Mixing Ian with a small group of typical kids was a huge success. It took him a while to adjust, and I had to go through a rather awful patch of separation anxiety where Ian cried and cried when I left him in the mornings, but this in itself was so gorgeously normal it had implications for me I knew no one else would really understand.

The other, smaller, children accepted Ian with love and generosity. He was a gentle giant among them, towering over even the tallest child in the class, and when he took their toys from them, they took them right back with frowns and complaints, and Ian learned the give and take of normal play.  

Every morning they had circle time, and because Ian seemed not to want to hold hands with the other children, he was allowed to stand in the centre of the circle as they sang their morning songs. Barbara told me how Ian would turn around slowly with a little smile on his face while the children were singing, as if he wanted to watch each child, and then, when they stopped, he would take over and sing their whole song back to them. This delighted the children and they always cheered and applauded after Ian had finished.  

The only problem with mixing an older child in this group reared its unexpected head one day during playtime. Ian, bigger, stronger and autistically unafraid, climbed the tree in the playground, right to the very top. I arrived to fetch him just at that moment, when Barbara was wondering what on earth to do next. I could see at a glance what her problem was – she didn’t want to leave the little ones unattended on the ground while she retrieved Ian, nor did she want to climb the tree herself, which might encourage the smaller children to follow her. So, ignoring the rather lovely white dress I happened to be wearing, I shinned up the tree to collect my son.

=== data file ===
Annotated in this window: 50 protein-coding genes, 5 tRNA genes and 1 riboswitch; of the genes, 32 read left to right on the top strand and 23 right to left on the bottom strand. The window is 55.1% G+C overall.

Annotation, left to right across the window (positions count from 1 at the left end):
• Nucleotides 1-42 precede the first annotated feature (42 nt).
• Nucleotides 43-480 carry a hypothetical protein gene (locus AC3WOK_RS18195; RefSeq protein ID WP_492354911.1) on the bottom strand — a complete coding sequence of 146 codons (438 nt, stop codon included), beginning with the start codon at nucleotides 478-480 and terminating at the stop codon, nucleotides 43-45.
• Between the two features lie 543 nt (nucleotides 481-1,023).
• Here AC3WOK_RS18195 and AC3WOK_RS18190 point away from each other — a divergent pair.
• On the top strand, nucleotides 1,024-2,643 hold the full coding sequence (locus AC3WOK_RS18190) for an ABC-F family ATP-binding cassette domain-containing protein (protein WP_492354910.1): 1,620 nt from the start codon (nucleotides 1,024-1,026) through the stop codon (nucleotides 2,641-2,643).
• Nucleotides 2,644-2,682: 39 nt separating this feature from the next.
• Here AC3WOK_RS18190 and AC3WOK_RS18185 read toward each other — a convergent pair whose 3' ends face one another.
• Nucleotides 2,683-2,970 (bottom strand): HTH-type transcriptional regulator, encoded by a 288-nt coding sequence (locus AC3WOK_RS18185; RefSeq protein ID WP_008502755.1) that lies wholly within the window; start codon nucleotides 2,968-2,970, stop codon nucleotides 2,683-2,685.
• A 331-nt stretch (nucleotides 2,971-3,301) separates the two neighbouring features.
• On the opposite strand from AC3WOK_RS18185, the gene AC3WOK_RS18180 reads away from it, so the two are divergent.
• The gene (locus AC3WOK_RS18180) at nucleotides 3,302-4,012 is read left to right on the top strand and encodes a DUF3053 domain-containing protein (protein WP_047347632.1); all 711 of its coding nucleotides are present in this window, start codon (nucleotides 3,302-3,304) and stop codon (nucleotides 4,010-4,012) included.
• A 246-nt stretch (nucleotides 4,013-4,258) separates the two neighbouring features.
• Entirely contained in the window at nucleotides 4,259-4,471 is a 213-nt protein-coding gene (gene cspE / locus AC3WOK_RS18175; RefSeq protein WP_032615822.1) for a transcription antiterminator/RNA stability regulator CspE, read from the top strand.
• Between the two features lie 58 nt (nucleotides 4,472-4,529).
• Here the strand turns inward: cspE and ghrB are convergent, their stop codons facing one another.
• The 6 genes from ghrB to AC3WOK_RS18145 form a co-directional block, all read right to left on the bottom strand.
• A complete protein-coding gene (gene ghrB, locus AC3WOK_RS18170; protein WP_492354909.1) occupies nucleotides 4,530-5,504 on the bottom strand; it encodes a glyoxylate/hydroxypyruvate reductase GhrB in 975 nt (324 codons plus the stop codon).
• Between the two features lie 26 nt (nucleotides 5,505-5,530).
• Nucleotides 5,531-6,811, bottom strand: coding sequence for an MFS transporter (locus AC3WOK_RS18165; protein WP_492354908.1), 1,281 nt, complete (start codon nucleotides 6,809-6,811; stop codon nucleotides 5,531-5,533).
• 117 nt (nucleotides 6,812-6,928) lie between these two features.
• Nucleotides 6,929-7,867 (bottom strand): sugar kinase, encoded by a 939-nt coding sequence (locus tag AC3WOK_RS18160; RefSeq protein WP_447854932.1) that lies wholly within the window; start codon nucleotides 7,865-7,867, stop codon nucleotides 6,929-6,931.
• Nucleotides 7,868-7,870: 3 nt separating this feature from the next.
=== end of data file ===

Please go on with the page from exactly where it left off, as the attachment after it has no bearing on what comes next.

Ian was so used to playing physically with me that the minute I touched his arm he let go of his branch and would have fallen straight to the ground if I hadn’t managed to grab him firmly around his wrist. I held Ian tightly with one hand while he dangled out of the tree, and, with his full weight hanging off me, I was able to lean sideways and lower him to Barbara, who supported him the few remaining feet to the ground. Thank heavens all that swinging and tossing that Ian enjoyed so much had developed the muscles in my arms and shoulders!

Obviously Ian was not presenting the best example to his classmates, and after this incident I had to make sure that I arrived in time to fetch him before break time started. Barbara really didn’t want other smaller children climbing beyond her reach.

But watching Ian blossom during these few months, I realised that mixing an autistic child with typical kids of a younger age represented the very best that could be achieved. It had done Ian the world of good and he had learned to behave appropriately with the group in a way he never would have, mixing with other autistic children or at home in an intensive home programme. 

However, I still wanted Ian to be involved in some intense classroom-type learning, so in addition to mornings at the Roseway pre-Kindergarten (delightfully named Little Rosebuds), I enlisted the help of some retired teachers who lived in our neighbourhood.

These three women, I hoped, would have the teaching experience to keep Ian busy given that he was, at that stage, learning in a more normal way. However, it quickly became clear that they were all unsure how to approach Ian, and – clever little blighter that he was – he took great delight in running rings around them, day after day. These kind women just shook their heads. They really had no idea how to deal effectively with him. The most determined of them did get some results, but mostly they ended up working a great deal harder than Ian.

However, all of this fell apart when we made the biggest decision of our lives.

Addendum to Chapter 8 –

The photograph of Ian (above) is my most favourite photo of him, ever. It shows him at Little Rosebuds, interacting with two of his friends there. This in itself is glorious – the autistic child, interacting.